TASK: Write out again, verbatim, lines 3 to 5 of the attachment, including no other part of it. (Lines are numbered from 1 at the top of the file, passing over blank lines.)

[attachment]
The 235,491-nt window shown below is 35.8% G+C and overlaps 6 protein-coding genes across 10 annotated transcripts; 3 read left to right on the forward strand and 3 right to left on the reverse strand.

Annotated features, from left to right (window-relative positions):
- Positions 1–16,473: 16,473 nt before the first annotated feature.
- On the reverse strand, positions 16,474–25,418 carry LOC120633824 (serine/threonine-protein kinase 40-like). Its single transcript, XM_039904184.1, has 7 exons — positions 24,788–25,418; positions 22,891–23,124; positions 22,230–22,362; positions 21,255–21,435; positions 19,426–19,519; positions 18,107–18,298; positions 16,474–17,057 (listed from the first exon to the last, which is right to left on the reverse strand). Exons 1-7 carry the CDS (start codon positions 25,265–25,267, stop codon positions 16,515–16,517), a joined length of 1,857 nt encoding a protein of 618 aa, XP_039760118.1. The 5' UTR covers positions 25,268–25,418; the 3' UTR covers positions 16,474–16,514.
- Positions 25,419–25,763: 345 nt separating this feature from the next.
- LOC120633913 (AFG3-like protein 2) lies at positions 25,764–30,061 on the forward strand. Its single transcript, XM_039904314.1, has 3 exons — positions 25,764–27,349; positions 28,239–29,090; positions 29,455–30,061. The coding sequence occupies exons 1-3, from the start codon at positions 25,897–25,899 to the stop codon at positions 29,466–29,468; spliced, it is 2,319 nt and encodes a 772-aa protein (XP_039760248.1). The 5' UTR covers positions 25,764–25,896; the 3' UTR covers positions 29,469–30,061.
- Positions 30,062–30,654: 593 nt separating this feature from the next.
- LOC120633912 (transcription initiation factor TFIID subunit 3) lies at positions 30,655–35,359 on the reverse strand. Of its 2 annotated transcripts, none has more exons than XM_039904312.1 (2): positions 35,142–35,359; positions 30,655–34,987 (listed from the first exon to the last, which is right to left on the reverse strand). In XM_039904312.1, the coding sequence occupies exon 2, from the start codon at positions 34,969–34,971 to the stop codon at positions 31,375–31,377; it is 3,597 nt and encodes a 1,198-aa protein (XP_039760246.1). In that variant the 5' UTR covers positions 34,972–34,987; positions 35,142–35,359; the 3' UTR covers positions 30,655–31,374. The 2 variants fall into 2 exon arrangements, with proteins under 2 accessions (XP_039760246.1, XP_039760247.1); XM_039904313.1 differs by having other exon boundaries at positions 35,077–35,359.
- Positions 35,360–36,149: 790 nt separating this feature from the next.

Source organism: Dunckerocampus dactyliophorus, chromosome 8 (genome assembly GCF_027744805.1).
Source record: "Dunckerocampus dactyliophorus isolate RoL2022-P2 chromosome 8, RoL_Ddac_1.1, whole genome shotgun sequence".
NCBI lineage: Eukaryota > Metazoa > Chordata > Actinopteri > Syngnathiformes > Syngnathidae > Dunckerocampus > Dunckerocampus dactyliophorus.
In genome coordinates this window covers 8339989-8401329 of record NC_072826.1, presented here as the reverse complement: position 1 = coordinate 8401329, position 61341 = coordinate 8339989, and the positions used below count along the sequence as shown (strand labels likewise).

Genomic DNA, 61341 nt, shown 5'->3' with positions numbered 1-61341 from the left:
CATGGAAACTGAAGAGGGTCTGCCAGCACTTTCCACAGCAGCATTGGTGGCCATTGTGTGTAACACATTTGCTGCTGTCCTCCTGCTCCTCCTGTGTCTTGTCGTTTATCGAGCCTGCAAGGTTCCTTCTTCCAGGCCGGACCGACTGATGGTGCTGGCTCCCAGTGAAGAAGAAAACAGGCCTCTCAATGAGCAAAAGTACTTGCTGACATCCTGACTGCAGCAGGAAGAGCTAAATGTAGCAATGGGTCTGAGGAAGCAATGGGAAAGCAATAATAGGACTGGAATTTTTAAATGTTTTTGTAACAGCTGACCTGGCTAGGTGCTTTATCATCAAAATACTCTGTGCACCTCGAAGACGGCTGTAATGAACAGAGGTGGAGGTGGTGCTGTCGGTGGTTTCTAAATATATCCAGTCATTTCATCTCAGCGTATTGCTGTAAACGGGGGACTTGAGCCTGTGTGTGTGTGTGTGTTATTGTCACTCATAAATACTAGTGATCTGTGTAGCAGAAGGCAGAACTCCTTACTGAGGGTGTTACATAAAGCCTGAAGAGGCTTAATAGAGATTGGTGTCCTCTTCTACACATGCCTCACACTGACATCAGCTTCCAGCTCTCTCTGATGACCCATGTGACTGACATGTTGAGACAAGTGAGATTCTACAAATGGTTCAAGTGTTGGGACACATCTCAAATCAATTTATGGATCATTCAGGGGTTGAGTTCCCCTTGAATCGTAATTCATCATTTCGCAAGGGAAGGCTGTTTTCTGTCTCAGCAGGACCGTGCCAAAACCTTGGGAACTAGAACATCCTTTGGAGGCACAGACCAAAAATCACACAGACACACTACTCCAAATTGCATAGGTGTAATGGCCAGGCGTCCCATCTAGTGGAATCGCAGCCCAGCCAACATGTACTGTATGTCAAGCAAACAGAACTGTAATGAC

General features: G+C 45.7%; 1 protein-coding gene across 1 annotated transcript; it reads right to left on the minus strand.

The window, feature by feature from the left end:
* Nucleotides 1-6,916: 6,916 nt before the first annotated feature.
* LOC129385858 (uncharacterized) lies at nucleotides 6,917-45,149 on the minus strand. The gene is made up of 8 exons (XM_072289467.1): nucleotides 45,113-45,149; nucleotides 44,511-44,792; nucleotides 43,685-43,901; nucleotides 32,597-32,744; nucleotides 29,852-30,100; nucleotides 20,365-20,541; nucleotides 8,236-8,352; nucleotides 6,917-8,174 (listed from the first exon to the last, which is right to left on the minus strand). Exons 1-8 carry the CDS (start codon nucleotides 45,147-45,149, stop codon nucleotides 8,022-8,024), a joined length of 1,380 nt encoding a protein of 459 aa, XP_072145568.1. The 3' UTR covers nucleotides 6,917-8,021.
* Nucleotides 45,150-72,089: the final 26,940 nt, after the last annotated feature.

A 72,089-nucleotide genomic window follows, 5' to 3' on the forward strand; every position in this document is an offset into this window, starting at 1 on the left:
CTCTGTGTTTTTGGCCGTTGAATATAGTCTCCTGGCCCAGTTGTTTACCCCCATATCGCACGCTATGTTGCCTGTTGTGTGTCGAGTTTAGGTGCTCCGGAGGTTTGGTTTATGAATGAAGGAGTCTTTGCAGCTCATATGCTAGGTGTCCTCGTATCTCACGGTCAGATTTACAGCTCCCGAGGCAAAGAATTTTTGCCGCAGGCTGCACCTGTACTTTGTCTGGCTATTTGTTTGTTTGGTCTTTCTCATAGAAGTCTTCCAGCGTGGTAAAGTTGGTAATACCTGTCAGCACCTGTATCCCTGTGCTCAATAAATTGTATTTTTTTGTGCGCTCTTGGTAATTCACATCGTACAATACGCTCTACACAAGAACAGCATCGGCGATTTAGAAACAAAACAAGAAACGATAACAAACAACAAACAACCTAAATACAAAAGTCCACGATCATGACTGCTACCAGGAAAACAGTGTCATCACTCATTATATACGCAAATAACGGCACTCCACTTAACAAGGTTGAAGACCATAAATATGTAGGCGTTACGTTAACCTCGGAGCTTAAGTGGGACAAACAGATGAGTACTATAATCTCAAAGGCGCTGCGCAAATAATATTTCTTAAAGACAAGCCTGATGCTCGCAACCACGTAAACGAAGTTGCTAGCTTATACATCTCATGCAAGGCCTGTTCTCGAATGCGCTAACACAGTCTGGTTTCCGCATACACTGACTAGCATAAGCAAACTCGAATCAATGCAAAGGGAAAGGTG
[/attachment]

- Positions 1–16,473: 16,473 nt before the first annotated feature.
- On the reverse strand, positions 16,474–25,418 carry LOC120633824 (serine/threonine-protein kinase 40-like). Its single transcript, XM_039904184.1, has 7 exons — positions 24,788–25,418; positions 22,891–23,124; positions 22,230–22,362; positions 21,255–21,435; positions 19,426–19,519; positions 18,107–18,298; positions 16,474–17,057 (listed from the first exon to the last, which is right to left on the reverse strand). Exons 1-7 carry the CDS (start codon positions 25,265–25,267, stop codon positions 16,515–16,517), a joined length of 1,857 nt encoding a protein of 618 aa, XP_039760118.1. The 5' UTR covers positions 25,268–25,418; the 3' UTR covers positions 16,474–16,514.
- Positions 25,419–25,763: 345 nt separating this feature from the next.